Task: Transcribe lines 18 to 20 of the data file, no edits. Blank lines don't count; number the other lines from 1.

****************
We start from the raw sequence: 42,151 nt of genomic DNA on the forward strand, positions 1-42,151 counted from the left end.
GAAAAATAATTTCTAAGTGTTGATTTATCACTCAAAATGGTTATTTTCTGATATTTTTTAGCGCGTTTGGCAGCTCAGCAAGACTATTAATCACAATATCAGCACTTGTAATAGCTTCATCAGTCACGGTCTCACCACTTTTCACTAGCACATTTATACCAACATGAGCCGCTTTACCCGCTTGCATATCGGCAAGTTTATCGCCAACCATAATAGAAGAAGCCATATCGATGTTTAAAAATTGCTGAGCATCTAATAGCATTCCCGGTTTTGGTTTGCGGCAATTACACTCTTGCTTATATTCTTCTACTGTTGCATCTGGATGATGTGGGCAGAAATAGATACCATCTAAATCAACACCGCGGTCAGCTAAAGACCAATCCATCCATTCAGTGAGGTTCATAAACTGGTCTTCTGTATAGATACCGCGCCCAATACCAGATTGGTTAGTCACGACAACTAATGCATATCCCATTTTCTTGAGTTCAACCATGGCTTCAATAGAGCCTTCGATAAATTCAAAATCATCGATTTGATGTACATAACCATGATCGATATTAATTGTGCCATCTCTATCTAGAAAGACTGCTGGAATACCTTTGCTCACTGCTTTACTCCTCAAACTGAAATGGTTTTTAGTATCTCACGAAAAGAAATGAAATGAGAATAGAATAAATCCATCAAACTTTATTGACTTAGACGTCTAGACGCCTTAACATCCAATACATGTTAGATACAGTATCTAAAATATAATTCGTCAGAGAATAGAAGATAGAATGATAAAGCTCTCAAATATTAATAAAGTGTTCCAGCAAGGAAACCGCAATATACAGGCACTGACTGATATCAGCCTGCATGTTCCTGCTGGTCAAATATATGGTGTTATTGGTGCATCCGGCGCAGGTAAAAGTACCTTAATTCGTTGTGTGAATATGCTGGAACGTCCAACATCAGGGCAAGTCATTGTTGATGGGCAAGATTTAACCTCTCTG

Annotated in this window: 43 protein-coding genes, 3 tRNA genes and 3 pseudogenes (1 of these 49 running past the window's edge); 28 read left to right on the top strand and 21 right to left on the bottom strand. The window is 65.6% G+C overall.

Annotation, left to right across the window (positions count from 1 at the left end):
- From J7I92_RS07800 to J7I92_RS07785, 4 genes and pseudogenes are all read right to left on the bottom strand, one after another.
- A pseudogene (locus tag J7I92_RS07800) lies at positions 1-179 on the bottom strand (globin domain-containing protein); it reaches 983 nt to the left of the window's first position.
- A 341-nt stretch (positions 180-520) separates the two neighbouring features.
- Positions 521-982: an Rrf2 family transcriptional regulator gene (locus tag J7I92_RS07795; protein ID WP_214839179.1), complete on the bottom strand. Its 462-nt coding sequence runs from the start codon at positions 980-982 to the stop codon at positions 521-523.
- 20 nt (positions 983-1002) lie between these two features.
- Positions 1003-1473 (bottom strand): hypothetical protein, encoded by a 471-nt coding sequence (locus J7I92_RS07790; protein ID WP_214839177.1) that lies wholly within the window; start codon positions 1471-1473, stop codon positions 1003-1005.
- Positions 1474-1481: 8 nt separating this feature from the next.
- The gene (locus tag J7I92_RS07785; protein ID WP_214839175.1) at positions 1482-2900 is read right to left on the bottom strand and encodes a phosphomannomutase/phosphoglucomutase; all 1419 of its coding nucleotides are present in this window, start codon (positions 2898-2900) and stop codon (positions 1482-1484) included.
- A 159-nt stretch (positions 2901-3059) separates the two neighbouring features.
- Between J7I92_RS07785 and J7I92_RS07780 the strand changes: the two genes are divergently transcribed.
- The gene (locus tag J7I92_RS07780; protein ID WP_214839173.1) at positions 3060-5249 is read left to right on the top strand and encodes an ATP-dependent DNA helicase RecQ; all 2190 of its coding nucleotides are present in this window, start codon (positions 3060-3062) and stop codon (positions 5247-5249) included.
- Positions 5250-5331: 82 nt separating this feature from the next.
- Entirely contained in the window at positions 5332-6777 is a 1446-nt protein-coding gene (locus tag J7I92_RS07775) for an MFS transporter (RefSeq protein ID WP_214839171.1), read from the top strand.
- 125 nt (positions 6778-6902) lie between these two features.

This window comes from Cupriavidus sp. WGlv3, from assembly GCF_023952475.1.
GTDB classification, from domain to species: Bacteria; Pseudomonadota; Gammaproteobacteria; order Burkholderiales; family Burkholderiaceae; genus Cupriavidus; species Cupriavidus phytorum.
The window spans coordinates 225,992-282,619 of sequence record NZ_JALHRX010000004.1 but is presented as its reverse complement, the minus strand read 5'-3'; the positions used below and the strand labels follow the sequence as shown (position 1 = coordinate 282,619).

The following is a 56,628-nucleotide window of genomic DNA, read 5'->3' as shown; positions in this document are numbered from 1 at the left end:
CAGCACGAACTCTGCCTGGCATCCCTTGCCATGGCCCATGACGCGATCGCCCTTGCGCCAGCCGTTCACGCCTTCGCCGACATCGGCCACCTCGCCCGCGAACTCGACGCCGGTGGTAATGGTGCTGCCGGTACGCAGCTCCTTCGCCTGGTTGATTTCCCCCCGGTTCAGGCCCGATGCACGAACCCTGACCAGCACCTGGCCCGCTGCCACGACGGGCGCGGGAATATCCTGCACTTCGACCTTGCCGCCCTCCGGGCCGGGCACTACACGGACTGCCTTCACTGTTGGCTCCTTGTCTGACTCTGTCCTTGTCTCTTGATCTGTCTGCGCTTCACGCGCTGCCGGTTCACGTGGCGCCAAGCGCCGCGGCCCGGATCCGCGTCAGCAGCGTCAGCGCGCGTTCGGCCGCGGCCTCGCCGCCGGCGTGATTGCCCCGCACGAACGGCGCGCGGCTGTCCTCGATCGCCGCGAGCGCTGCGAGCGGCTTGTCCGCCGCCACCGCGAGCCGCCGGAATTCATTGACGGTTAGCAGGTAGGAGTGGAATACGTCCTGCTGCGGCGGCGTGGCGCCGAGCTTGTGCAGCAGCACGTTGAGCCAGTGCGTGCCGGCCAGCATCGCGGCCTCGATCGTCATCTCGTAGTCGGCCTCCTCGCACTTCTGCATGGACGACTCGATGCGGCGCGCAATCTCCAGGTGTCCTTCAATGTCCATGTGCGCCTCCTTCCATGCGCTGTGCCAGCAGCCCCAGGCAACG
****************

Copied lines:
- 125 nt (positions 6778-6902) lie between these two features.

This window comes from Cupriavidus sp. WGlv3, from assembly GCF_023952475.1.
GTDB classification, from domain to species: Bacteria; Pseudomonadota; Gammaproteobacteria; order Burkholderiales; family Burkholderiaceae; genus Cupriavidus; species Cupriavidus phytorum.